Last week we kicked off our Search Engine Optimization (SEO) miniseries with SEO and the Discoverable Museum CMS. The post defined SEO and outlined how good SEO can lead to a more discoverable museum Collections Management System (CMS). This week’s post will lay out how we can effectively test the SEO of a museum CMS and offers 5 methods for how to get a jump start on improving it.
How can we determine whether the CMS has good SEO?
Whether you want to test your museum’s current CMS or check out a new CMS, it can be hard to find definitive evidence for how the CMS platform ranks in terms of SEO. This is mostly due to the fact that the main search engine behemoths (such as Google) are constantly changing the algorithms they use to determine SEO. Result rankings and the tools they use to “crawl” your website for the purposes of established SEO are constantly evolving. However, there is a fairly easy way to test basic SEO functionality by performing a search via one of the main search engines.
Testing CMS SEO
1. Open up an “incognito tab”. It’s important that you use a browser session that doesn’t track and store the searches you’ve performed and the websites you’ve visited previously as this skews the results.
2. Create a list of words and phrases you wish to search. I recommend you begin with general audience examples and then move to more advanced or expert-only words and phrases. For example:
a. General Audience: historic pottery, Asian pottery, Asian ceramics
b. Advanced: Ming Dynasty ceramics, Kintsugi, Aoki Mokube
The goal is to make sure that both general to advanced words and phrases can pull up the museum collection within the first 2 pages of the search engine results. The top first-half of results on the first page is ideal and something to aim for.
3. Within the results you should see multiple “hits” for your museum and collection items in the CMS. For example, in addition to the CMS items, you should also see the museum main website, social pages, blog posts, videos, news coverage, etc. This diversity of results should represent several different points of origin and offer different formats people can engage with. This diversity of content is attractive to your audience and will help increase your museum’s SEO.
5 Methods to Improve SEO:
- Easy to Link and Share: Create easy, linkable digital items that can be searched and found via search engines and easily shareable through email and social media
- Alt-Text for Describing Images: To help comply with WCAG best practices and increase your Search Engine Optimization (SEO), provide alt-text for all museum images. Alt-text helps screen readers describe images to visitors with visual impairments and helps inform crawlers working to determine SEO.
- Points of Discovery: Create points of discovery by pre-packaging items that share a common interest. This encourages users to browse the collection—thereby creating a point of access—while also building the SEO score.
- Cross-link: Cross link your content that’s related to each other. For example, your museum’s blog on one platform publishes a “Top 10 Museum Objects” list by gathering the CMS item links for the blog post.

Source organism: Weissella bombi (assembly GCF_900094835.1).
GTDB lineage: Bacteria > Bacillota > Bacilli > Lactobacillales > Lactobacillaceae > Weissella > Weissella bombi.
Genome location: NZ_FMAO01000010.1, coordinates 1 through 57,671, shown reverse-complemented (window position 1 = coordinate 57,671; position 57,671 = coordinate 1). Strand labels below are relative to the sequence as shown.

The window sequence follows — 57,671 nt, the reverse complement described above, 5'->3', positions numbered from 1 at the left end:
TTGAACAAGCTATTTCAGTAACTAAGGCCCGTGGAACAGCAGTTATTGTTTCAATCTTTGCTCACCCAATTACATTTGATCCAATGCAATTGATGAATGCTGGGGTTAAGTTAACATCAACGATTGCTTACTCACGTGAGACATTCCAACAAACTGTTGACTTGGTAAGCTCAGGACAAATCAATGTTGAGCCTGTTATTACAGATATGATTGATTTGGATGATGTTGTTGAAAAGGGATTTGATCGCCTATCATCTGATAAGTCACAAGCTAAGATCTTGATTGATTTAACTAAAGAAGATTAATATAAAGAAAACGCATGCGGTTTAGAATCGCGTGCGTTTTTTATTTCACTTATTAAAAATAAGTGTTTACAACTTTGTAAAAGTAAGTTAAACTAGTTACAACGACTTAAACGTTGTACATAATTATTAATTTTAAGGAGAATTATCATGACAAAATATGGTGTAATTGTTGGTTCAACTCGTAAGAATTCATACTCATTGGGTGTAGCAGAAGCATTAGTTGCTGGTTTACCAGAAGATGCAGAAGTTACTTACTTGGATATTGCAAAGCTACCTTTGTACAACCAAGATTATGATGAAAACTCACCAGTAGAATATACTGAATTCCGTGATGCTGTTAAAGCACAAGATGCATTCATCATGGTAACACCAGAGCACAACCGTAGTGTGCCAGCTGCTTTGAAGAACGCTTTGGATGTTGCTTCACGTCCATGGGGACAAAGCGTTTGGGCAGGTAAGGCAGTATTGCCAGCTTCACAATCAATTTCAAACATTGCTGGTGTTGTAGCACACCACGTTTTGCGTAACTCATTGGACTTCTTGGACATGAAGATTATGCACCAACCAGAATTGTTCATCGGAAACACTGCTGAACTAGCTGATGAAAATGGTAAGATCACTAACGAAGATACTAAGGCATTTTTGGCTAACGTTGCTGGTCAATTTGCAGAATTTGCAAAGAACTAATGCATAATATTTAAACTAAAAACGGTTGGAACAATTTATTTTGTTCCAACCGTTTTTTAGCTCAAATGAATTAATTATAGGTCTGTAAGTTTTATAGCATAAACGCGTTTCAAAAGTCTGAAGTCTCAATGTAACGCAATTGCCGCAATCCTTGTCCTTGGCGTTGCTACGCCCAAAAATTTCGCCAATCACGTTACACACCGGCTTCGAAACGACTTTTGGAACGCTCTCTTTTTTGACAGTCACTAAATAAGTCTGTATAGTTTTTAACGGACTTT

- Cross-promote: Team up with a peer museum, community organization, subject matter expert, local municipal representative, the tourism board, etc., to write press releases, blog posts, and social media posts that links to the collection. The more the CMS is linked outside of the CMS, the better its SEO ranking and the more discoverable it will be.
Looking for More?
There are SEO tools and companies that can perform SEO audits and provide an analysis on where museum content online ranks. If you’re interested in investing more resources in SEO, it’s worth exploring companies your museum can partner with in order to have access to SEO experts.
That wraps up our second of three posts in the SEO miniseries. Next week we’ll conclude the series by reviewing the benefits of a discoverable CMS and offer additional resources for you to continue your SEO journey.
Rachael Cristine Woody
Expert Rachael Cristine Woody advises on museum strategies, collections management, and grant writing for a wide variety of clients. In addition to several titles published by Lucidea Press, Ms. Woody is a regular contributor to the Think Clearly blog. Register here for her upcoming webinar, “Ask Me Anything about Grants” on January 27th. And learn about Lucidea’s Argus solution for powerful and innovative museum collections management.
Sustainability is a practice; improves work life balance, alleviates chronic stress, ensures work you perform receives the best of your attention.
Implementing project management principles and tools saves museum staff time, keeps projects on budget and on time, and helps avoid costly mistakes
Effective teams involving a hybrid of museum staff, interns, and volunteers require established communication patterns, unified training, and respect.
Museums are steadily transitioning from exploitative labor practices to more ethical labor practices; this should apply to interns and volunteers